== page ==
Statistical Rethinking: Chapter 2

Below are my attempts to work through the solutions for the exercises of Chapter 2 of Richard McElreath’s ‘Statistical Rethinking: A Bayesian course with examples in R and Stan’. If anyone notices any errors (of which there will inevitably be some), I would be happy to be notified!

You can find out more about the book (including links to full-length lectures) here.

Note: I completed Chapter 2 several weeks ago, and I can’t find my answers to the “medium” level questions (I think I calculated some of them by hand), so I’ll start at the “hard” ones this time.

I’m not going to post the full questions. Highlighted syntax refers to R code.

2H1
Species A gives birth to twins 10% of the time, otherwise birthing a single infant.
Species B births twins 20% of the time, otherwise birthing singleton infants.
A female panda of unknown species has just given birth to twins. What is the probability that her next birth will also be twins?

pr_A_T <- 0.1  # probability of species A producing twins
pr_B_T <- 0.2  # probability of species B producing twins
prior_AorB <- 0.5  # prior probability of it being either species A or B
# probability of two twin births in a row = posterior probability of twins for species A + posterior probability of twins for species B
# posterior probability of twins for species A = (probability of species A producing twins * prior) / probability of twins at a single point of time

# probability of twins at a single point of time (without prior knowledge)
pr_twins <- (pr_A_T * prior_AorB + pr_B_T * prior_AorB)

pr_T_A <- (pr_A_T * prior_AorB)/(pr_twins)
pr_T_B <- (pr_B_T * prior_AorB)/(pr_twins)
pr_T_T <- (pr_T_A * pr_A_T) + (pr_T_B * pr_B_T)

# Solution: Probability of two twin births in a row

pr_T_T

[1] 0.1666667

This answer seems plausible, considering that it lies between 0.1 and 0.2 (the respective probabilities of species A and B producing twins).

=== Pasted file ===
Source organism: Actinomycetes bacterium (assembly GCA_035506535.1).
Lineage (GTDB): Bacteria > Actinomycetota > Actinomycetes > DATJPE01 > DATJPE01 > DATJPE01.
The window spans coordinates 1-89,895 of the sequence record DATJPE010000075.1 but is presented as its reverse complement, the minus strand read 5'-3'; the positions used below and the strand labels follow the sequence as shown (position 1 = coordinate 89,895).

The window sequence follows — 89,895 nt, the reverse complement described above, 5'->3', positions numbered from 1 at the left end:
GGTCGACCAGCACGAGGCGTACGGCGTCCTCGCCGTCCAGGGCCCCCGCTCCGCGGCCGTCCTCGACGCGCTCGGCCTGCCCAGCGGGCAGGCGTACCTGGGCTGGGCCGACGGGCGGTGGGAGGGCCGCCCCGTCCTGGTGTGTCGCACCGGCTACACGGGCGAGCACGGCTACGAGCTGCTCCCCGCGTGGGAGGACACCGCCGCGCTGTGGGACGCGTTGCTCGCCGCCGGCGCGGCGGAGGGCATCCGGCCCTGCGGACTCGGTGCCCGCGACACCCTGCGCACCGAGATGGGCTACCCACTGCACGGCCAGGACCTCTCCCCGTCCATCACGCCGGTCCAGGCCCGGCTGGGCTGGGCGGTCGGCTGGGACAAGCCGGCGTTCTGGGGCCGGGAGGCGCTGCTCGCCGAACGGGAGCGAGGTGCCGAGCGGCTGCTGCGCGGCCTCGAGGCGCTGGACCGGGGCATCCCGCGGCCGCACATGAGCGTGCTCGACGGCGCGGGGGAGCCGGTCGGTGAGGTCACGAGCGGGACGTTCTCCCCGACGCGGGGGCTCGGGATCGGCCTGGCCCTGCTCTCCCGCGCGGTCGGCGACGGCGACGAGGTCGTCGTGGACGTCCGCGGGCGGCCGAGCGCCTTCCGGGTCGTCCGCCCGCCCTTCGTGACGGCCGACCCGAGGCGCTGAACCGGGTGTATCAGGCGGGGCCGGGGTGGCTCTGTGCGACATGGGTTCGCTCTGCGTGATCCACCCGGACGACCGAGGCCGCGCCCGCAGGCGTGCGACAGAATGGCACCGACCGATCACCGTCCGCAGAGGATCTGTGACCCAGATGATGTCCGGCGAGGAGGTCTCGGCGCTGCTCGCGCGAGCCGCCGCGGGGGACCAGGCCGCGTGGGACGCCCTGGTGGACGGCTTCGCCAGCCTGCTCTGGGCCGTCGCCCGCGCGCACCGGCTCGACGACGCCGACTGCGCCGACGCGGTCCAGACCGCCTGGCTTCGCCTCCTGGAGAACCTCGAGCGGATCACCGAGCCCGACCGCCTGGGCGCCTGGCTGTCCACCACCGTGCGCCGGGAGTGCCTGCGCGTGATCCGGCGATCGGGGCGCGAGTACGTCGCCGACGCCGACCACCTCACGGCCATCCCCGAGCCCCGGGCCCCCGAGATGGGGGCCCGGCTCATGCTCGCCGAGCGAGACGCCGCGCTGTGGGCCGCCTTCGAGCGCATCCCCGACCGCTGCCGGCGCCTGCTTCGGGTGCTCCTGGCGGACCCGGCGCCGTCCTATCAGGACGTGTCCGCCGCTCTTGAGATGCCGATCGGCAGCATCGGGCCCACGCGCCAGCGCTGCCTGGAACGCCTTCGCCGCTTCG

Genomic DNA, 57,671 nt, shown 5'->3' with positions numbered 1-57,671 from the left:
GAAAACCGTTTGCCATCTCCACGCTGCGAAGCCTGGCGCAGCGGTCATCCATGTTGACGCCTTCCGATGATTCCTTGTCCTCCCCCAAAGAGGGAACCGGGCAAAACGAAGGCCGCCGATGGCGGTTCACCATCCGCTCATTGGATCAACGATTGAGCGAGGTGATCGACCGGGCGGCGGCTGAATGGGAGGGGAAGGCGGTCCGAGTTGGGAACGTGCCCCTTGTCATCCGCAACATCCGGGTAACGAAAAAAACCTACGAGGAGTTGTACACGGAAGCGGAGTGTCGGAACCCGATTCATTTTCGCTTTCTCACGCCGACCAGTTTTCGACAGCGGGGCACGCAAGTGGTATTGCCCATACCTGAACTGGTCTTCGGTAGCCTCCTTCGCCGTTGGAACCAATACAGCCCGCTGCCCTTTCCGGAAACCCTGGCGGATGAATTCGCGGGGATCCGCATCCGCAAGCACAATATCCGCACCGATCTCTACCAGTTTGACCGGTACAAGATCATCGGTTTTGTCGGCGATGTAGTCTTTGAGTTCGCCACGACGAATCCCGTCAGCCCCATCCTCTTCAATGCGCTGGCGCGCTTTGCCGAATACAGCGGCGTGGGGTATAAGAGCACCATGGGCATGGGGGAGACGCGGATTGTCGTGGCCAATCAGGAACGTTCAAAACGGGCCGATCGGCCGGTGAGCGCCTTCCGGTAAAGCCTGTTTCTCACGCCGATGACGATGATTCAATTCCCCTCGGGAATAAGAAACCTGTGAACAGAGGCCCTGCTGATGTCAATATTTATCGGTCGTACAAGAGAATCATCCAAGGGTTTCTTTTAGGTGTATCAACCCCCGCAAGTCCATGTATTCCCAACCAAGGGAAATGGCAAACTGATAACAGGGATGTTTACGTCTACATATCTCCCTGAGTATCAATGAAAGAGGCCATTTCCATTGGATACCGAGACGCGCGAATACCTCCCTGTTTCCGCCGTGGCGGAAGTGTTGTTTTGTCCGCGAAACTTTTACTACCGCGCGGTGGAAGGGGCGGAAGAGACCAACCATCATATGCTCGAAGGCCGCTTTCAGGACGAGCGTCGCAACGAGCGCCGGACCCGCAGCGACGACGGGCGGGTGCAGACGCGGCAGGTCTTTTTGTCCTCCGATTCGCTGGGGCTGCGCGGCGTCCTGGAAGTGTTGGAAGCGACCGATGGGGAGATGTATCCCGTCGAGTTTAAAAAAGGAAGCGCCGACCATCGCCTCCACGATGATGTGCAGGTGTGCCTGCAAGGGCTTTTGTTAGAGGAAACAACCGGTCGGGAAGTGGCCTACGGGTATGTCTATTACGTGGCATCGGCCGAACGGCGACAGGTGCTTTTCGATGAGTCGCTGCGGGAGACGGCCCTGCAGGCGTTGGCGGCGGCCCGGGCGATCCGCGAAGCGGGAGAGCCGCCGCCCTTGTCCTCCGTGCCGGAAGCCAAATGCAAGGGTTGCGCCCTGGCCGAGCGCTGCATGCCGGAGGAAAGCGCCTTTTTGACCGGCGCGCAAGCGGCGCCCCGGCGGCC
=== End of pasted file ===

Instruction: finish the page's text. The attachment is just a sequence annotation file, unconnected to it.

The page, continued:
2H2
What is the probability that the panda we have is from species A, assuming we have observed only the first birth and that it was twins?

# We already computed this with the "probability of twins, given species A" function above.
pr_T_A

[1] 0.3333333

It appears less likely (lower than 0.5) for Ms. Panda to be of species A, as species B has a slightly higher tendency of popping out twins. Note that this does not rule out species A — a 1/3 probability should not be underestimated.

2H3
The same panda mother has a second birth and it is not twins, but a singleton infant. What is the posterior probability that this panda is species A?

# probability of first giving birth to twins, then to a singleton in general
pr_NT_T <- 0.1 * 0.9 * 0.5 + 0.2 * 0.8 * 0.5

# probability of twins and then a single baby for species A
pr_TN_A <- 0.1 * 0.9

pr_A_TN <- (pr_TN_A * prior_AorB) / pr_NT_T
pr_A_TN

[1] 0.36

We now have a slight increase in the probability that we’re dealing with species A, thanks to Baby Singleton.

2H4
We now have a genetic test!
The probability that it correctly identifies a species A panda is 0.8.
The probability that it correctly identifies a species B panda is 0.65.
Our panda tests positive for species A.
Part 1: Disregarding the previous information of the births, what is the posterior probability that our panda is species A?
Part 2: Redo calculation using the birth data.

pr_A_A <- 0.8
pr_A_B <- 0.35
pr_B_B <- 0.65
pr_B_A <- 0.2

pr_testA_A <- 0.8
pr_testA <- pr_A_A * prior_AorB + pr_A_B * prior_AorB

pr_A_testA <- (pr_testA_A * prior_AorB) / pr_testA
pr_A_testA

[1] 0.6956522


Edit (28.07.2018): It was brought to my attention that the logic of the solution above isn’t quite clear, so here’s an attempt to put the code into words:

Bayes’s Theorem:
P(really species A|test says A) = P(test says A|really species A)*P(prior) / P(test says A)

or in further detail:

The probability of a true positive identification of species A when the test says “A”
=
(probability of the test saying A when it really is species A [0.8] * probability of it being species A [our prior of 0.5])
divided by
(probability of the test saying A under any circumstances, regardless of whether it’s a true positive or false negative result)

For Part 2, I will simply replace the prior with what we learned in 2H3.

pr_A_A <- 0.8
pr_A_B <- 0.35
pr_B_B <- 0.65
pr_B_A <- 0.2

pr_testA_A <- 0.8
pr_testA <- pr_A_A * pr_A_TN + pr_A_B * (1 - pr_A_TN)

pr_A_testA <- (pr_testA_A * pr_A_TN) / pr_testA

pr_A_testA_TN <- (pr_testA_A * pr_A_TN) / pr_testA
pr_A_testA_TN

[1] 0.5625

When considering our prior knowledge of the actual births, the confidence of the test is now reduced from almost 70% to about 56% that our panda descends from species A (although this is still higher than the probability of 33-36% without the genetic test).

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